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There’s a lot I could say here, with help from feminist scholars, about the gendered nature of academic and domestic labour. About how many women academics carry a significant portion of the care burden with students, and spend more time actively worrying about their students’ wellbeing and trying to do something about this; about how many women academics carry a double burden, with a heavy workload at work and at home, filled with expectations about what they ‘should’ be doing and caring about; about how many women academics burn out trying to prove that they are just as worthy of titles and accolades as their male counterparts, in some fields having to work twice as hard to win the same grants and publish in the same journals as men in their labs and departments. I could say so much more, really. The point is that as a woman academic I experienced this odd mix of wanting (needing) help but not wanting to accept it because accepting it meant I couldn’t do it all – especially at work – and doing it all was what I felt I was expected to do to be taken seriously, by myself as much as by my peers. So, I just pushed on, and I burned out.

So, sitting here in bed, trying just to take normal breaths without pain, I am asking myself: how do I not go there again? How do I figure this out a bit better, and actually give myself a freaking break? I think some of this is personal – how I was raised and who I am – but some of this is definitely systemic. A lot of what I expect of myself and what others seem to expect of me is gendered (at least). As a woman and a mother I ‘should’ be doing the cleaning and cooking and caring. At work, I should be focused on teaching and publishing and committee work and engagement. And I should not be complaining about it because that is my job, all of it. And I chose to be a working mother-scholar-teacher-wife, right? I should be able to have it all and do it all, and if I can’t, what’s wrong with me?

I have bought into this in various ways over the years, especially around the mothering stuff. I don’t really cook – Lovely Husband has that covered thank g*d – but I have taken on a lot of the parenting and household stuff I could just as easily have shared, or given over. Silly things, like being the one who had to pack the school lunches and sort out the homework and wash all the laundry, etc. as well as bigger things to do with actually raising our boys. I didn’t share because I worried far too much that things wouldn’t be done exactly the way I wanted them to be done, or the way I would have done them. Now, unable to clean or do laundry without feeling faint, I am having to teach my boys how to sweep a floor or run the washing machine without getting up to correct them or do it ‘properly’. Very little, if any of it, is being done ‘properly’ (i.e. my way), but you know what? We have clothes that are clean, even if they are folded weirdly. And the floors are not super dusty, even if they were swept differently. And the boys are keeping up with their schooling, even though Lovely Husband’s idea of homeschooling is not mine. Things are getting done, even though I am not doing them.

As Lovely Husband said recently, when we were talking about this, the things will get done differently, and sometimes differently is probably worse rather than just different, but you have to think of the trade-off. Have ‘stuff’ done, however it is done, or run yourself ragged trying to do everything ‘properly’ including your research, only to be left feeling invisible, resentful, tired, unhappy? I have to think, now, that I would rather work on letting go of (some of) the ‘stuff’ rather than end up feeling like this both at work and at home. I would rather keep trying to just let people help me, and say thank you instead of correcting their help, than end up feeling alone and put-upon. This is hard work, I think, for many of us. It might mean that your kids leave the house in non-colour coordinated clothes, or with a skew ponytail or weirdly brushed hair; it might mean that the clothes are folded differently or the pillows on the bed are skew, or the chicken dinner tastes different. But, your kids will be fine. Your pillows and clothes will be fine, and your tummy will be full.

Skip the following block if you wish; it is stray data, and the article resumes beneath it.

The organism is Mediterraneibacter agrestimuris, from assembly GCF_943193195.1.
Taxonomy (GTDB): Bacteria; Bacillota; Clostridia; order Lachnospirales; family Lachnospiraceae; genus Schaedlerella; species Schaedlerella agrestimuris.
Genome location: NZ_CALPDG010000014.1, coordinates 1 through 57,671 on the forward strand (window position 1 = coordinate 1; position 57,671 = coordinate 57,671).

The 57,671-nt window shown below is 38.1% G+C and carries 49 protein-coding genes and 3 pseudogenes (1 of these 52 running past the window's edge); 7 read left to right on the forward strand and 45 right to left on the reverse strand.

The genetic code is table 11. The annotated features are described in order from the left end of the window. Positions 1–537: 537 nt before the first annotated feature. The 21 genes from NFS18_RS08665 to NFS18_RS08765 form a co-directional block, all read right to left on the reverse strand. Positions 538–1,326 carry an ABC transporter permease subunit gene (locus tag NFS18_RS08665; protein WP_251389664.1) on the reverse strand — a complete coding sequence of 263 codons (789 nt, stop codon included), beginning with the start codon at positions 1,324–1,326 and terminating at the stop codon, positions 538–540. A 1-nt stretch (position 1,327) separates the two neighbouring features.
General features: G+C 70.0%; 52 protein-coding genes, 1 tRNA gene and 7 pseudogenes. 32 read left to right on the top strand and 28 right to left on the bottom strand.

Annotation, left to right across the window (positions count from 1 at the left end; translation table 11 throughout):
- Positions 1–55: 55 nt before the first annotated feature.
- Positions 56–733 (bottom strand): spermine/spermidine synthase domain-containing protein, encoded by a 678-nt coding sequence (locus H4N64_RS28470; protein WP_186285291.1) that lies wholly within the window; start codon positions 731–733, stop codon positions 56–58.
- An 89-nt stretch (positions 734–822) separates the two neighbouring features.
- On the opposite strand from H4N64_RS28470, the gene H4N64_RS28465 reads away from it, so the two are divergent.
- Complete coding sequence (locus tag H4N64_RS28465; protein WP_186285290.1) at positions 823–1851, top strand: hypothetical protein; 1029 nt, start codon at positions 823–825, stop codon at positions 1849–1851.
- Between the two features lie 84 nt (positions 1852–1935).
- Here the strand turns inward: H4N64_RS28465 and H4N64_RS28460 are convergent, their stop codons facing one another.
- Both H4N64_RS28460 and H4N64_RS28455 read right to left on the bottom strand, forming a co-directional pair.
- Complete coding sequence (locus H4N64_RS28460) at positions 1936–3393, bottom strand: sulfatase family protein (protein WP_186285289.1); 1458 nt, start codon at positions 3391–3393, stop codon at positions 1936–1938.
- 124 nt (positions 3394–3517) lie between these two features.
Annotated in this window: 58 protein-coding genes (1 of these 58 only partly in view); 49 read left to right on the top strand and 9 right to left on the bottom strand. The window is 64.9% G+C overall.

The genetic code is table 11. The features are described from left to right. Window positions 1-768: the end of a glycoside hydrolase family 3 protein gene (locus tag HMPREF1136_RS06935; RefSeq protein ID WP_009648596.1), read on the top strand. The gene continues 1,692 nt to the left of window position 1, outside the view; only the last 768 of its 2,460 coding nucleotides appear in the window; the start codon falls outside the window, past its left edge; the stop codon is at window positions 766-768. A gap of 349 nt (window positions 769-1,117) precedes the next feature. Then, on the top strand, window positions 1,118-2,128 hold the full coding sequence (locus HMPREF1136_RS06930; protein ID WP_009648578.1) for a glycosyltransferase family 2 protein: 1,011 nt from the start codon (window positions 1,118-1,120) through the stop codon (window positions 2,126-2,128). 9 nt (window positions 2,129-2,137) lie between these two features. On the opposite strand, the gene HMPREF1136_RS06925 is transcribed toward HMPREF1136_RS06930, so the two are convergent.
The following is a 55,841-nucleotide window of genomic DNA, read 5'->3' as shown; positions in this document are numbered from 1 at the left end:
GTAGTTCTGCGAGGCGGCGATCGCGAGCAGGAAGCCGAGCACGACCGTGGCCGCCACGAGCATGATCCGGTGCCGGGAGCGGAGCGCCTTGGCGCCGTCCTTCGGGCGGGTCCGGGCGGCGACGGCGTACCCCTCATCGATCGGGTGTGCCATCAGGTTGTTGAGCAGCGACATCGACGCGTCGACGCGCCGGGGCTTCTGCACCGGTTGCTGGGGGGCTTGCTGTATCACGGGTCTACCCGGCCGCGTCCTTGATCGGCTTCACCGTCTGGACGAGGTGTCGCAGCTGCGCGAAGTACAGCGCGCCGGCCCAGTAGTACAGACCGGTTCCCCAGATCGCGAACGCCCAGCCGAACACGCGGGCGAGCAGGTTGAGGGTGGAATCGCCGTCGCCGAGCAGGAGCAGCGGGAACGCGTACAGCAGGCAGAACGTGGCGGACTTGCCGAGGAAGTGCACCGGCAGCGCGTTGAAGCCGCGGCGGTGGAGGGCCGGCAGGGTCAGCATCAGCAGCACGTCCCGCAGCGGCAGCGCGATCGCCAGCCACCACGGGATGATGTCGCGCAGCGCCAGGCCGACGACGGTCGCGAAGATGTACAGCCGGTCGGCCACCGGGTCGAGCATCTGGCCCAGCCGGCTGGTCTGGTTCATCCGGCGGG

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Learning to let go is not just about making more time in your head and your life for your PhD or whatever research you are working on. It’s about learning to make space and time for yourself, and to put your own mental and physical health higher on your list of priorities. Not asking for help and flogging yourself to the point of exhaustion is not actually a sign of strength. It just hurts you, and for many women, perpetuates a very gendered division of labour, both at home and at work, that I think we all need to be conscious and critical of so that we can challenge and change this. This is perhaps especially vital now as this pandemic has thrown so many imbalances and injustices into sharp relief, and so many women are battling to get space, and support, and time for themselves and their work.

So, this is my current learning: how to just let Lovely Husband and our boys help in whatever way they are able to, appreciate that help, and let go of the ‘stuff’ that, at the end of the day, is not as important as I am, and as my health is. This frees me up to expend what energy I do have on things that I think are important right now, like student feedback, revising my book, writing a report that is due soon, and cuddling the boys when they’ll let me. I hope that when I am stronger I will not revert to being this Wonder Woman-person, trying to do and be and have it all. The search for that balance is ongoing though, so who knows? But, I’m optimistic :-).